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Biden is getting closer to a deal with Iran, and Democrats in Congress need to get with the program

  • Biden has a narrow window of opportunity to prevent a new nuclear crisis with Iran.
  • To restore the 2015 nuclear deal, Biden needs Congress’ support, including that of hawkish Democrats.
  • Thomas M. Countryman is chairman of the Arms Control Association and a former assistant secretary of state for international security and nonproliferation.
  • See more stories on Insider’s business page.

Amid growing rumors that the US’s return to the JCPOA is now a “when” and not “if” scenario, it is critical that Congress supports President Joe Biden as he progresses closer to restoring US and Iranian compliance with the 2015 multilateral deal.

Biden has a narrow window of opportunity to prevent a new nuclear crisis with Iran — a situation created in 2018 when former President Donald Trump unilaterally withdrew from the agreement — and congressional support from Democrats will help ensure diplomacy is victorious.

The JCPOA closed all pathways by which Iran could secretly build nuclear weapons. It is the best mechanism we have in stopping a new global nuclear crisis and preventing another devastating war in the Middle East.

With the Democrats in control of both chambers of Congress and the White House, it seems like Biden would have the support to continue on his path of reversing the egregious errors of the maximum pressure campaign adopted by the previous administration.

And he does, somewhat. Back in December, over 150 members of the House endorsed a rapid return to the deal. And just this month, a group of more than two dozen senators led by Sen. Tim Kaine (D-Virginia) and Sen. Christopher Murphy (D-Connecticut), called on the president “to return to the JCPOA and use a ‘compliance for compliance’ approach as a starting point to reset US relations with Iran.”

Bob Menendez Lindsey Graham Chris Murphy

Sen. Lindsey Graham, left, Sen. Bob Menendez, center, and Sen. Chris Murphy on Capitol Hill, December 12, 2018.

Zach Gibson/Getty Images


But unfortunately, Biden’s pragmatic approach — which benefits US security and nonproliferation interests — does not have the full support of Democrats in the Senate, including Sen. Bob Menendez, Democratic chairman of the Foreign Relations Committee and he is trying to take other Democrats with him.

Menendez has gone out of his way to undermine Biden’s diplomacy by joining forces with Republican Sen. Lindsey Graham — a stalwart Trump ally — to press the Biden administration to maintain existing sanctions against Iran.

Menendez, Graham and their allies believe that the sanctions will leverage a more ambitious and comprehensive agreement that extends current limits on Iran’s nuclear program, adds new restrictions on Iran’s ballistic-missile program, and somehow addresses Tehran’s disruptive actions in the region, including its support for proxy militias hostile to US allies.

That may sound good on paper, but it is unrealistic, counterproductive, and would be a continuation of the failed policy of Donald Trump. There is no path to resolving those important issues that does not begin with a restoration of the 2015 agreement that Trump violated.

Pressure and punishment through sanctions are not the same as “leverage.” In the real world of diplomacy, a key component of leverage is “credibility.”

US diplomatic credibility on the Iran issue took a plunge during the Trump years, particularly after he unilaterally pulled out of the JCPOA in 2018 even though Iran was complying with the deal. All the pressure in the world won’t accomplish your goals if the other side, and your best allies, have no reason to believe you will keep your word.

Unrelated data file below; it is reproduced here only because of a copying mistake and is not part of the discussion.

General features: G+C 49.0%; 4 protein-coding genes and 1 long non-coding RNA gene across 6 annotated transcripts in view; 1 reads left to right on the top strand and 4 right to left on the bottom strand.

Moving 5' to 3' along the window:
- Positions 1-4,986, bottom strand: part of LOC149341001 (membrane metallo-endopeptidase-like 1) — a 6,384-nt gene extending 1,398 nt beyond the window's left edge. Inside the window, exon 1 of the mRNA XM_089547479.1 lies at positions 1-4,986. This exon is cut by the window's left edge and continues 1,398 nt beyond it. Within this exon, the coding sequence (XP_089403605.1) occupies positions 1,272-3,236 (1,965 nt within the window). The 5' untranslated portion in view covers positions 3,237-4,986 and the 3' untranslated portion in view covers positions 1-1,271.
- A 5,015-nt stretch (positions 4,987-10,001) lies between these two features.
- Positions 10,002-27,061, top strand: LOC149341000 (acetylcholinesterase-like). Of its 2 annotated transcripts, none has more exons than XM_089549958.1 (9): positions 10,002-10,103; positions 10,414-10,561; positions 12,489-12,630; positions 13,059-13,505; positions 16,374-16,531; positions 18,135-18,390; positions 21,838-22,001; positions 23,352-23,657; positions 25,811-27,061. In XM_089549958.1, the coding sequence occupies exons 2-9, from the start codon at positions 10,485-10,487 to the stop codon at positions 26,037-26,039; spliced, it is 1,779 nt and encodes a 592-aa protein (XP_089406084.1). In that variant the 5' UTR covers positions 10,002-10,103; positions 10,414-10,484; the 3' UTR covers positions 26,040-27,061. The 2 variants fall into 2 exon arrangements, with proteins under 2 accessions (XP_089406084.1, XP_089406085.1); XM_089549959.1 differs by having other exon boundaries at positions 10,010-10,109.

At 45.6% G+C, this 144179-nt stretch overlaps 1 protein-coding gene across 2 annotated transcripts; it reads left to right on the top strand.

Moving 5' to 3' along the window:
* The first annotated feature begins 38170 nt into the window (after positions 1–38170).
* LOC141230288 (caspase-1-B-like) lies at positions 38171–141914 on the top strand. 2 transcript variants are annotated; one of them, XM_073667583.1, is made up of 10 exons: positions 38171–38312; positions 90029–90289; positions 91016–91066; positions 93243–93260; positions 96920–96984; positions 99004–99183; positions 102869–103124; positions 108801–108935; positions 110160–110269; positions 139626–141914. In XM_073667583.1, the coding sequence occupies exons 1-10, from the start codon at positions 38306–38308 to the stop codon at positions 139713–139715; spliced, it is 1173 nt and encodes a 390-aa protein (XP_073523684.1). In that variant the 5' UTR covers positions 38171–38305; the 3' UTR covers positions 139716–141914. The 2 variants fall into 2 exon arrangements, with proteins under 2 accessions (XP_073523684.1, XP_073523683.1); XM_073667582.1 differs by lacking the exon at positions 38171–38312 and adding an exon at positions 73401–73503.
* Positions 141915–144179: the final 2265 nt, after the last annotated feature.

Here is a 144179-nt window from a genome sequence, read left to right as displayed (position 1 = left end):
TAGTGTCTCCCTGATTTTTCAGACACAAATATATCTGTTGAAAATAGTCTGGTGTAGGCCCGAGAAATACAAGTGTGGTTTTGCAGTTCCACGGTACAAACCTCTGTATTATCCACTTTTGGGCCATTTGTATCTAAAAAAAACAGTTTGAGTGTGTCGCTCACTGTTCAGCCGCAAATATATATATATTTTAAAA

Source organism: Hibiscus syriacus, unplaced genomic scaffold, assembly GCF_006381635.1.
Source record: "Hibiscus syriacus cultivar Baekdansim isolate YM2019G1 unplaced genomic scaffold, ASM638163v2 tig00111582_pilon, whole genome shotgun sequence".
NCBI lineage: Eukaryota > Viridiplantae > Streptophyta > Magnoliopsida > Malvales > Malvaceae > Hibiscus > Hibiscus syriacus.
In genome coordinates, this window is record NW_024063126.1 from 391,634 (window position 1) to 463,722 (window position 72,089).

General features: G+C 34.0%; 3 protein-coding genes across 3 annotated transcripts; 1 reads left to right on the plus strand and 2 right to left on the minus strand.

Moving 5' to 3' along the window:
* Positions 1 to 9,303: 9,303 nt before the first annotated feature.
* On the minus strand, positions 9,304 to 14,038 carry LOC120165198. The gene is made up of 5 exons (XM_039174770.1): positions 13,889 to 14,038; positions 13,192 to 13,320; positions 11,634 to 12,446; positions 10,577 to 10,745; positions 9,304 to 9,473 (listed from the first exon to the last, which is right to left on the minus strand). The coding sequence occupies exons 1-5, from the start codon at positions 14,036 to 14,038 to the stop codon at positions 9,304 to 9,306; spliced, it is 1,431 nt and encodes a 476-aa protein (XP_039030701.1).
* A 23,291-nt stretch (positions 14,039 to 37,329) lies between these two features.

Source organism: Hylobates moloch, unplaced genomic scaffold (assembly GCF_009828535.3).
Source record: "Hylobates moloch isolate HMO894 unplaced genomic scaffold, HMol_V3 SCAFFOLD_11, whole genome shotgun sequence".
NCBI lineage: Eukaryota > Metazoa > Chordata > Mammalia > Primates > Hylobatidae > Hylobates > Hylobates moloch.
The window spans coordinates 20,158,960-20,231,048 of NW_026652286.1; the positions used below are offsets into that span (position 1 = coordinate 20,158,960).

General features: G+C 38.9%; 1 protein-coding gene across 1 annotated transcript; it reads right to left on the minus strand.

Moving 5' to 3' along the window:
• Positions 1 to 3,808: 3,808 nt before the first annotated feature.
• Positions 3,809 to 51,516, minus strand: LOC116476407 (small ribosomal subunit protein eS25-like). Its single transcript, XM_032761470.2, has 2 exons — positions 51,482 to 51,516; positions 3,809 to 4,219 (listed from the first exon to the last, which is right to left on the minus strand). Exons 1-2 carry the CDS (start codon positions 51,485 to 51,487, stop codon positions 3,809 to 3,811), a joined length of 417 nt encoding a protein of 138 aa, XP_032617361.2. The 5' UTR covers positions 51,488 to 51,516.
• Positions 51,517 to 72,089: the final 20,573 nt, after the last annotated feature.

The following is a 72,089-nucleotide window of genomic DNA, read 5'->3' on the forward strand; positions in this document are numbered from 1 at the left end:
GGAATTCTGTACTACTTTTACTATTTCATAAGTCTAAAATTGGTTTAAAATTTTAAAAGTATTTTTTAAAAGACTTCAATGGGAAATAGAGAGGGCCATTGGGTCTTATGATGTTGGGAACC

Trump’s irresponsible decision in 2018 to withdraw from the nuclear deal and reimpose sanctions lifted by the accord — despite the fact that Iran was in full compliance with the agreement and despite the objections of key US allies — unsurprisingly led Tehran to retaliate by breaching some of the deal’s limits on its nuclear activities beginning in 2019.

Now, the time it might take Iran to amass enough material for a bomb has been reduced from one year or more, under the 2015 agreement, to perhaps less than three months.

US Iran nuclear deal

Iranians celebrate in Tehran after Iran reached a nuclear agreement with the US and other world powers, April 2, 2015.

AP Photo/Vahid Salemi


If the US and Iran can agree on a process to return to compliance in their ongoing talks in Vienna, there is hope that Iran’s most worrisome nuclear violations can be reversed, and the nonproliferation benefits of the 2015 accord can be quickly restored.

But just this week, Menendez is once again attempting to throw a wrench in the gears of diplomacy. He, along with Sen. Jim Risch, a known Iran hawk, introduced a bill that would purposefully complicate the diplomatic process by adding untenable reporting requirements for international agreements.

Biden needs a solid foundation for further negotiations with Iran to try to secure a follow-on deal that strengthens and lengthens the original nuclear agreement and advances America’s interests in the region.

Democrats in the Senate should join Biden, many of his fellow members of Congress, and our key European allies in recognizing Trump’s policy was a failure. The first step toward curtailing Iran’s nuclear program and keeping the regime as far away from nuclear weapons as possible is for both sides to quickly return to compliance with the original 2015 nuclear deal.

There is no shortcut to broader goals, and “maximum pressure” is not a substitute for hard-nosed diplomacy.

Thomas M. Countryman (Twitter: @TMCountryman) is chairman of the Arms Control Association and was assistant secretary of state for international security and nonproliferation from 2011 to 2017.


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